However, HMO’s are designed for properties with tenants – who are likely to be living in the premises for anything from 6 months through to many years. Properties that house guardians are almost the opposite of that – they are temporarily available buildings for which the timescale of availability as housing is often unknown, as planning for redevelopment is far from being a certain science. Most local authorities require applications for 3 or 5 year HMO licenses, with very few short-term exceptions. In addition, the availability of Temporary Exemption Notices (TENs), is inconsistently applied, and not extendable after six months.
The PGPA would like a recommendation or guidance from the government to local authorities allowing the extension of TENs beyond 6 months for buildings which would otherwise stand vacant, whilst their future is being determined.
The requirement to apply for HMOs is acting as a disincentive for property owners to allow their vacant buildings to be secured by guardians, at a time when there is significant pressure to find affordable accommodation.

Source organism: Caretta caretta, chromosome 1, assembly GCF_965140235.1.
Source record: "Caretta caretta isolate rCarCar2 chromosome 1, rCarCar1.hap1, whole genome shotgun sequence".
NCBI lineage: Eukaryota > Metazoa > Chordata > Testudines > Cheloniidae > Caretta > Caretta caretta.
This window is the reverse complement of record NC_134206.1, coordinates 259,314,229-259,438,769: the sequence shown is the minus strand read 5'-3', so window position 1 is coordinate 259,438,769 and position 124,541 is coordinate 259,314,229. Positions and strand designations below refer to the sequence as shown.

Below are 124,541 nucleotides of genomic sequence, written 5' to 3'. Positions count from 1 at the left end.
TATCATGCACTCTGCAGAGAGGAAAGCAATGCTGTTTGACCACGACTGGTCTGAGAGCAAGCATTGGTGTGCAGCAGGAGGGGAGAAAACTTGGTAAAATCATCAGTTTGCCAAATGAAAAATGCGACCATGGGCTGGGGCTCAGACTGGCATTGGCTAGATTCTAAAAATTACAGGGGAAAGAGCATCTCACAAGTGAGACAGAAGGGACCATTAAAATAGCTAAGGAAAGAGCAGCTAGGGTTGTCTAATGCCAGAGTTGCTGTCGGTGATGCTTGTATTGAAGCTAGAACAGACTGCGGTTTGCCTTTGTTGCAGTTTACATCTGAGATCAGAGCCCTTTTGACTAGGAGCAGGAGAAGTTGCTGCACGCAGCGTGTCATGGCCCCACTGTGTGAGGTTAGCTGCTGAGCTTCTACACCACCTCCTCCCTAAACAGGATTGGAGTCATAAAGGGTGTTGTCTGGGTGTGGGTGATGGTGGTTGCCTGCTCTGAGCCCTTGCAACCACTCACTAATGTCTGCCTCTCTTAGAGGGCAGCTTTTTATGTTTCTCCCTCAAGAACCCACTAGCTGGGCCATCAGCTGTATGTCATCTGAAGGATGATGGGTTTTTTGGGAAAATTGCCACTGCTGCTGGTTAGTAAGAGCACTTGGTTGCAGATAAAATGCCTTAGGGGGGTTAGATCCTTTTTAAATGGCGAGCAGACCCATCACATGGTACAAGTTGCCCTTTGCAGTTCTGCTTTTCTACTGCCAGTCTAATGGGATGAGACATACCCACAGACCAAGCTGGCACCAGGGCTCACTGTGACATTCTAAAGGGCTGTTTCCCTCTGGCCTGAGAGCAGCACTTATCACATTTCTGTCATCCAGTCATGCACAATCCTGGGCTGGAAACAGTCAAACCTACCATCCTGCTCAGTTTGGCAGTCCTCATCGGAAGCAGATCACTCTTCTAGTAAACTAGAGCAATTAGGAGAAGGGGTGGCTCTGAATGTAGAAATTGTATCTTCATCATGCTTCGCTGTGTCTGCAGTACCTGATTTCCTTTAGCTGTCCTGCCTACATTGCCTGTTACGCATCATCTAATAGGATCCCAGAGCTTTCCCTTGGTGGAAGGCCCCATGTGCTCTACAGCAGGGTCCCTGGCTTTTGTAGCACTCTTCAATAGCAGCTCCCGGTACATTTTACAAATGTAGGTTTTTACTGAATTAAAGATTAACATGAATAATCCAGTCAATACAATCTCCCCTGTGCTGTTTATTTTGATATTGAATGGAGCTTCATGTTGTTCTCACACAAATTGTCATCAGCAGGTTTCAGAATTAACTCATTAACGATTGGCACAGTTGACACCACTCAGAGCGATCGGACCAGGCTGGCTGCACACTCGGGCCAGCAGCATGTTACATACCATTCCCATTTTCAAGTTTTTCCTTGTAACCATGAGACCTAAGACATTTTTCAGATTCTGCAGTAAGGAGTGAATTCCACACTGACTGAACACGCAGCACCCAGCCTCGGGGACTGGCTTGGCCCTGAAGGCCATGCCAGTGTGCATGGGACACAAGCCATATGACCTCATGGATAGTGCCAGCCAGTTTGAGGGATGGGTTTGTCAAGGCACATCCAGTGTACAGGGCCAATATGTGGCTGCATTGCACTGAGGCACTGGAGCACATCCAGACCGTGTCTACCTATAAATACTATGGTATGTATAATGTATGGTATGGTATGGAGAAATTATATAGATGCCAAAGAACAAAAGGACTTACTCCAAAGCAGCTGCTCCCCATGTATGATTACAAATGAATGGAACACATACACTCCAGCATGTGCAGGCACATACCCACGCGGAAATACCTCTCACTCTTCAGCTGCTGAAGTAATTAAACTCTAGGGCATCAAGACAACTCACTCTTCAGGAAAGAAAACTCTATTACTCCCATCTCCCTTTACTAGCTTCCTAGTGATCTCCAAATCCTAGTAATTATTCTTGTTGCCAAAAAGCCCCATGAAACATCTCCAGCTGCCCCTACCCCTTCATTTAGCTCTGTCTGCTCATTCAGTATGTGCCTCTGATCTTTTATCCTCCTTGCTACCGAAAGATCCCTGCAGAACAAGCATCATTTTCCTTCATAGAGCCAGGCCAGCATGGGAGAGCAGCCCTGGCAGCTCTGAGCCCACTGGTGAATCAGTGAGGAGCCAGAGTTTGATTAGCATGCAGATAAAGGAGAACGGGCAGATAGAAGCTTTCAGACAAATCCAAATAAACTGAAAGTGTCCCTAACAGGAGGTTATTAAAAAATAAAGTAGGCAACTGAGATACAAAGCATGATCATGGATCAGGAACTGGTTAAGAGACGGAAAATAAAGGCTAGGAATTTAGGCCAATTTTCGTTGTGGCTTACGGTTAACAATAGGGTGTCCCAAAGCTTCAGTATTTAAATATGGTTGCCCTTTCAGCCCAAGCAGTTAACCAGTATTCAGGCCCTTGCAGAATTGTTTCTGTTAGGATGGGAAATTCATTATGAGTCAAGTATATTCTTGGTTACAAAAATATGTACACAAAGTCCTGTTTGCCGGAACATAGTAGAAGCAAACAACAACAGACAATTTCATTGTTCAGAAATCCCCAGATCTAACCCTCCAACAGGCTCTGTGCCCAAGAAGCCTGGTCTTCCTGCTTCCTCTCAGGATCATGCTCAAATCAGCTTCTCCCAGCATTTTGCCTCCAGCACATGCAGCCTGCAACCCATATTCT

Health and safety requirements for buildings used as dwellings are clearly stipulated by the Housing Health and Safety Rating System (“HHSRS”), the primary legal framework for the enforcement of housing standards. It applies to buildings or parts of a building occupied or intended to be occupied as dwellings. The provisions of the HHSRS are enforced by local authorities, acting through their environmental health departments.
One company member of the PGPA was expelled by the Association for falling below the standards expected of its members, and for failing to pay its membership fee. Camelot Guardian Management Company Ltd, also known as Camelot Europe, went into voluntary liquidation in November 2019, and its directors set up a new company, Watchtower Security Solutions Ltd, to whom it transferred its guardian business and offices.